Tom writes non-fiction, poetry, essays; is a musician, and a songwriter. He is currently working on a novel, Casino Coyote. He wrote the scripts for the multi-media exhibits at Tamastslikt
Cultural Institute, and a film, Beyond the Impasse, for the Confederated Tribes of the Umatilla Indian Reservation. He is the principle author of the Indianpreneurship® Starting and Growing a Business in Indian Country–a series of how-to business books for ONABEN, the non-profit Native business development organization he headed between 2000 in 2012. He is co-creator with Marv Ross and Thomas Morning Owl of the musical Ghosts of Celilo. His music is all mixed up. “Imagine John Prine in Havana, sitting on a bench smoking a cigar talking to John Lennon about Indians.”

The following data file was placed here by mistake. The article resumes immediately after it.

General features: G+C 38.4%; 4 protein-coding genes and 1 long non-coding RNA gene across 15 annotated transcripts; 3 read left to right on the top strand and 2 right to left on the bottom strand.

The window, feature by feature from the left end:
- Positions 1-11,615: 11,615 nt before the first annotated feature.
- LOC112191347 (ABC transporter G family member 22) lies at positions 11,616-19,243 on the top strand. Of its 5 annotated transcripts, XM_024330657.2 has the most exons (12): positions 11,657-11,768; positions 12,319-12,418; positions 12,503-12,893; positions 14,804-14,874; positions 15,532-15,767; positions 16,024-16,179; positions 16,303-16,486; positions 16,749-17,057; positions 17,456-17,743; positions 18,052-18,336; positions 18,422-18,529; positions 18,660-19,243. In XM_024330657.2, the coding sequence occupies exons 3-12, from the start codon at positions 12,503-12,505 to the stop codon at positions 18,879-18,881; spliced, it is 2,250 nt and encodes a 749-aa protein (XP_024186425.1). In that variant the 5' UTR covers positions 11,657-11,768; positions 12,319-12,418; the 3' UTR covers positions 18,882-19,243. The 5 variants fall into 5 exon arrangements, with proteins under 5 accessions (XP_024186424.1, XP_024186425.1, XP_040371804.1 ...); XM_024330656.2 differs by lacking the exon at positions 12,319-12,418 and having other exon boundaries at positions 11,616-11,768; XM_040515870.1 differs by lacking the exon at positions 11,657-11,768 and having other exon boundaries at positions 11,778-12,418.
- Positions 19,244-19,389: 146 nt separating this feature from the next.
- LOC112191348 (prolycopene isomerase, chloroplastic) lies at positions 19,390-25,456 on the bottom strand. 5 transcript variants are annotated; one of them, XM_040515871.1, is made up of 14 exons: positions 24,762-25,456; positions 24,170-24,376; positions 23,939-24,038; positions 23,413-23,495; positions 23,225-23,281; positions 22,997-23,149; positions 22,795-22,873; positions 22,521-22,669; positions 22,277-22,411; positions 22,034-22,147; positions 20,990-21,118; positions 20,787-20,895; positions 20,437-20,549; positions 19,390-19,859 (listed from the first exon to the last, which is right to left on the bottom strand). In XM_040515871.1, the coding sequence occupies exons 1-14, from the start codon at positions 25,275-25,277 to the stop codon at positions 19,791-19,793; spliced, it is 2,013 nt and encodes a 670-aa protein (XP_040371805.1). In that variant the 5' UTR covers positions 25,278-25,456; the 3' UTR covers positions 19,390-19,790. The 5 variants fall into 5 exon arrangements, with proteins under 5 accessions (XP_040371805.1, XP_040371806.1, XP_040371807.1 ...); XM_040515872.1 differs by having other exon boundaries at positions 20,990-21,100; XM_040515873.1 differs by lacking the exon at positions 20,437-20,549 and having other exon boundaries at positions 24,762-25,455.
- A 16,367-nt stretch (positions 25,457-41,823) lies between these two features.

Joella Manske Arment was born in Corvallis, Oregon but grew up in the deep south – Louisiana and Texas. Each summer (and some Christmas holidays), her family would make a long road trip to visit grandparents in Oregon. Joella’s career has spanned government and corporate jobs in marketing and human resources, working as an author’s assistant in Sun Valley, and a long stint in academia. For 13 years she was an academic adviser at Eastern Oregon University, working primarily with students in the Humanities, including English/Writing, Music, Art, and Theatre. She also taught a freshman “intro to college” course for several years.
In 2012, Joella met her now-husband Steve at a Wallowa County wedding of mutual friends, and she moved here in fall of 2014. She now works part-time at Wild Carrot Herbals in Enterprise and is a year and a half into a massive renovation project with husband Steve (with help from their children and others in the community), bringing a long-neglected Lostine homestead property “back to life.”